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That's true, they probably would want to test the person to see if opioids are effective, they would probably also want to try and implant stimulator to see if that's effective before they put the pain pump in. They could determine which drug they should use by employing genesight testing. This testing predicts what drugs you are able to digest if you will based on your genes and known markers. The fact that a person had not used opioids would make them an excellent candidate for the pain pump because they don't have a built-up tolerance and they could start with really minuscule doses. Remember one mg of anything taken by mouth compares to 1 mg via the pain pump having the effect of 300 mg by mouth. The pain pump for the person who's never used opioids would have a much longer effective range in years. They can only turn it up so far or they run the risk of flooding the pain receptors and have the opioid exchange from something that relieves pain to something that creates incredible pain. I can't imagine why someone would not be a good candidate for a pain pump unless they're Jean type means that they can't digest opioids at all. Even people who have really bad side effects from opiates can use the pain pump because they don't have to run it through their stomach in their digestive system. Remember no side effects as the kind you get in your bowels from ingesting opioids.

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@wsh66

That's true, they probably would want to test the person to see if opioids are effective, they would probably also want to try and implant stimulator to see if that's effective before they put the pain pump in. They could determine which drug they should use by employing genesight testing. This testing predicts what drugs you are able to digest if you will based on your genes and known markers. The fact that a person had not used opioids would make them an excellent candidate for the pain pump because they don't have a built-up tolerance and they could start with really minuscule doses. Remember one mg of anything taken by mouth compares to 1 mg via the pain pump having the effect of 300 mg by mouth. The pain pump for the person who's never used opioids would have a much longer effective range in years. They can only turn it up so far or they run the risk of flooding the pain receptors and have the opioid exchange from something that relieves pain to something that creates incredible pain. I can't imagine why someone would not be a good candidate for a pain pump unless they're Jean type means that they can't digest opioids at all. Even people who have really bad side effects from opiates can use the pain pump because they don't have to run it through their stomach in their digestive system. Remember no side effects as the kind you get in your bowels from ingesting opioids.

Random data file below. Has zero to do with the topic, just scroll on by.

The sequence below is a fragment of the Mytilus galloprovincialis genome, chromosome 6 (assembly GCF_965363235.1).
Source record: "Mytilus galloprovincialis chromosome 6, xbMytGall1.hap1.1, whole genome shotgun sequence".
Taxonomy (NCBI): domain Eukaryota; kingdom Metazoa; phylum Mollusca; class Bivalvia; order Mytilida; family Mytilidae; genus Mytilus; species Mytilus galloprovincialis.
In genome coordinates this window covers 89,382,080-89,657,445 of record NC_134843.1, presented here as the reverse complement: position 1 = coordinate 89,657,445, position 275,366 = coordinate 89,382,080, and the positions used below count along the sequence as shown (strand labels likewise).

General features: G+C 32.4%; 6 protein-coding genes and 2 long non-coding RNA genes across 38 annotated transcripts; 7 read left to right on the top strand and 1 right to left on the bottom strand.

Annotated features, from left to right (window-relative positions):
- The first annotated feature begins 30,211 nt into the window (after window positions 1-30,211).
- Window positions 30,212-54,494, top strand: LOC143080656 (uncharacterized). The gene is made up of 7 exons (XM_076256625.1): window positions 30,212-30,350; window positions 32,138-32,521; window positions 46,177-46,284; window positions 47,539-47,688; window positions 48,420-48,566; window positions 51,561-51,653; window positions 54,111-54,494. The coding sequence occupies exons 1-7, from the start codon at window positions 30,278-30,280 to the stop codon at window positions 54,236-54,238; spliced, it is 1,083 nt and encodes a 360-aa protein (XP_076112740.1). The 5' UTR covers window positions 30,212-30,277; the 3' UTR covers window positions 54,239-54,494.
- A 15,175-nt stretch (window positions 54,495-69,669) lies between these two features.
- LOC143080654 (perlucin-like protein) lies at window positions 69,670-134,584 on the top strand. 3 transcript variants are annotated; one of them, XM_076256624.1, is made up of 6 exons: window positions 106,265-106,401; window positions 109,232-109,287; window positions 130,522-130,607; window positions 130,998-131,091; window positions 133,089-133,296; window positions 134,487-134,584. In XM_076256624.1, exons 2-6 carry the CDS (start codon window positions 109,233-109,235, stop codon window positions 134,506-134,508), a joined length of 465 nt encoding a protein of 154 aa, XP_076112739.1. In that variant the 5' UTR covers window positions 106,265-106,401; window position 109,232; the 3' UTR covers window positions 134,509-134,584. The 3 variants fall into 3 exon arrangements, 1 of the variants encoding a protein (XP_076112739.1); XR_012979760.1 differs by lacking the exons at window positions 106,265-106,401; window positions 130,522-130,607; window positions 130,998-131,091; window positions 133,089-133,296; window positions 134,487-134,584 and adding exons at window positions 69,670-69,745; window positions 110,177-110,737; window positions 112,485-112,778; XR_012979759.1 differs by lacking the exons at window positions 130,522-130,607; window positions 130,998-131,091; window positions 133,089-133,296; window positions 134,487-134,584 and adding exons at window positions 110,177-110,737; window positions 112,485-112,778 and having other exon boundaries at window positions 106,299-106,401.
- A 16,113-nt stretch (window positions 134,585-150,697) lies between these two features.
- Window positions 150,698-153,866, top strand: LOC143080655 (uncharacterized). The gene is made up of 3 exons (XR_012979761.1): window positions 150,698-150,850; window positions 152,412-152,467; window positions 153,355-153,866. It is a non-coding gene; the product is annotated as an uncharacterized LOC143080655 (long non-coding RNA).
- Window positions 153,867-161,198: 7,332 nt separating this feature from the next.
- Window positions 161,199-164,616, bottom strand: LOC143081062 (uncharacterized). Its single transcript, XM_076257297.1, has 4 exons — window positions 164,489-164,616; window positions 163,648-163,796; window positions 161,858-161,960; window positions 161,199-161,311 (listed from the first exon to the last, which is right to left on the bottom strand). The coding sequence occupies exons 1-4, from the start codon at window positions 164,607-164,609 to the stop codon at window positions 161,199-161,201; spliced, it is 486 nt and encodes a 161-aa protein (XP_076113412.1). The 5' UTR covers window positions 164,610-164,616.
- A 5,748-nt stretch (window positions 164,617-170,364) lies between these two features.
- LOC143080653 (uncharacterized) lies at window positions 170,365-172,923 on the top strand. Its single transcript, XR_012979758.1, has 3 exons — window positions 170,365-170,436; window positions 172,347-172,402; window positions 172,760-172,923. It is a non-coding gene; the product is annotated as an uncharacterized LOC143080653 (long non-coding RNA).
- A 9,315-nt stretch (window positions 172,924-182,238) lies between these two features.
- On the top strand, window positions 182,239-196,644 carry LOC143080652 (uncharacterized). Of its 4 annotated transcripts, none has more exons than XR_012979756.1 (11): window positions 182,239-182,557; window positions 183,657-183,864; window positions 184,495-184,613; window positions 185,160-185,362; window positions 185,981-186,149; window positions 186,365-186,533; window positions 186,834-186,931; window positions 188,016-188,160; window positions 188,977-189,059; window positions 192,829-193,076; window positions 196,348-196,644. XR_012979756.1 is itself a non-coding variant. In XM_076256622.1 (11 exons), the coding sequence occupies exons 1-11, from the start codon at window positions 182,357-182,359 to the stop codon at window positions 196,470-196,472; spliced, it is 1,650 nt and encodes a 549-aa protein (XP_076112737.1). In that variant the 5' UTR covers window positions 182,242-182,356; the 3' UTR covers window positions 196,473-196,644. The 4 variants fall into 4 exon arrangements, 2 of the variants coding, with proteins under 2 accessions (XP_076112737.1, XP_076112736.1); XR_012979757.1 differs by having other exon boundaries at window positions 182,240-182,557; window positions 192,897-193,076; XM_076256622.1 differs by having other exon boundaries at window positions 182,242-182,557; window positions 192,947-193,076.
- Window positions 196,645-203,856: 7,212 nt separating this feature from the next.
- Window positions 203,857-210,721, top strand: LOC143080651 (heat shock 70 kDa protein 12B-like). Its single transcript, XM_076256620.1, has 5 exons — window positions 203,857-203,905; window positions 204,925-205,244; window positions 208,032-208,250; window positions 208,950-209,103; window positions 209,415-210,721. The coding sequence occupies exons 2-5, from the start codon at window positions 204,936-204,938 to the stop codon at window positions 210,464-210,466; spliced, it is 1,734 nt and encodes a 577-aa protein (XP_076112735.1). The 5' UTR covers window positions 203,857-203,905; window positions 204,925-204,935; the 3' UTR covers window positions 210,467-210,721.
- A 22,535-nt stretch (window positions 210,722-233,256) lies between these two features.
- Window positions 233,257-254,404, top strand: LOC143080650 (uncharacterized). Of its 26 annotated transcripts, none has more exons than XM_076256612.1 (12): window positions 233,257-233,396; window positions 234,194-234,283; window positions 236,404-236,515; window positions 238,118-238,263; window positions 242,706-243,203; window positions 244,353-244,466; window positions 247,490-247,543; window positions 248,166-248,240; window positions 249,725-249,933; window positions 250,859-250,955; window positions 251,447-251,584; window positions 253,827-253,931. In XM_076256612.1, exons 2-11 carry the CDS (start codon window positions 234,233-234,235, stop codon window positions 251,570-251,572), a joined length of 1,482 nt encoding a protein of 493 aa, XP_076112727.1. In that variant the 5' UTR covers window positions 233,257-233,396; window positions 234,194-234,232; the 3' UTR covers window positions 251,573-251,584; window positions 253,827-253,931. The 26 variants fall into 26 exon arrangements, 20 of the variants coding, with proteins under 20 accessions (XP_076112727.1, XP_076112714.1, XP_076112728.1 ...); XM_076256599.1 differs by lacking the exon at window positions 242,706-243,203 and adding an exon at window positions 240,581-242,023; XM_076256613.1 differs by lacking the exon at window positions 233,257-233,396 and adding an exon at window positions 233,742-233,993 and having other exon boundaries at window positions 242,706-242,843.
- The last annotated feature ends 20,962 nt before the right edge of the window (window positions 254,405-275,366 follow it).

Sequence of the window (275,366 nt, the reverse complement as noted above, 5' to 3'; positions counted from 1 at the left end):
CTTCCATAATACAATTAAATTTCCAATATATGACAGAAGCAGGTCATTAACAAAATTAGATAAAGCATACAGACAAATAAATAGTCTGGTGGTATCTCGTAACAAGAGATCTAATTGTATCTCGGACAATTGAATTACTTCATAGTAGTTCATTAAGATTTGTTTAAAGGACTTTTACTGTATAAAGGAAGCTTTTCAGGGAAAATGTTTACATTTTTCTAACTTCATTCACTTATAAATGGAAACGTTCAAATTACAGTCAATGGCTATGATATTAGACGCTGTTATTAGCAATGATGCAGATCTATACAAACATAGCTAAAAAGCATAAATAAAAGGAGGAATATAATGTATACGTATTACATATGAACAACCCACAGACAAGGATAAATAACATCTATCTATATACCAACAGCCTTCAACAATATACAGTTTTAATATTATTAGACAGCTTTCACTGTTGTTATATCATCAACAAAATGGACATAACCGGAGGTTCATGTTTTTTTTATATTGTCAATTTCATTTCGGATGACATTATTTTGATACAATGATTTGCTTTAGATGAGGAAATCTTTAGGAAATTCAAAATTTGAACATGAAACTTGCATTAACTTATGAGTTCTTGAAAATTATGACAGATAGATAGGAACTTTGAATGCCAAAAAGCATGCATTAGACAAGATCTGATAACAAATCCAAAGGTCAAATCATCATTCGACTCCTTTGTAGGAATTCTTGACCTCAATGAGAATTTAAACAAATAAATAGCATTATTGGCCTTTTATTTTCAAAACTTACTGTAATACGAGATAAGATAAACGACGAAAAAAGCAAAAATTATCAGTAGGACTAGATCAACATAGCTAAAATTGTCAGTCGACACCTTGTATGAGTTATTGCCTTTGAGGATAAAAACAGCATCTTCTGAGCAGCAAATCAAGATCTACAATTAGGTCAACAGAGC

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@stephen…Ahhhh, hmmmm, you brought up things I hadn't considered. I must be blowing smoke, lol. Seriously just trying to use logic when I don't have enough facts.Still think I'd be a good candidate. Thanks for reply. Not sure about everything you said, but that's ok. I need to look a few things up and educate myself. Thanks again.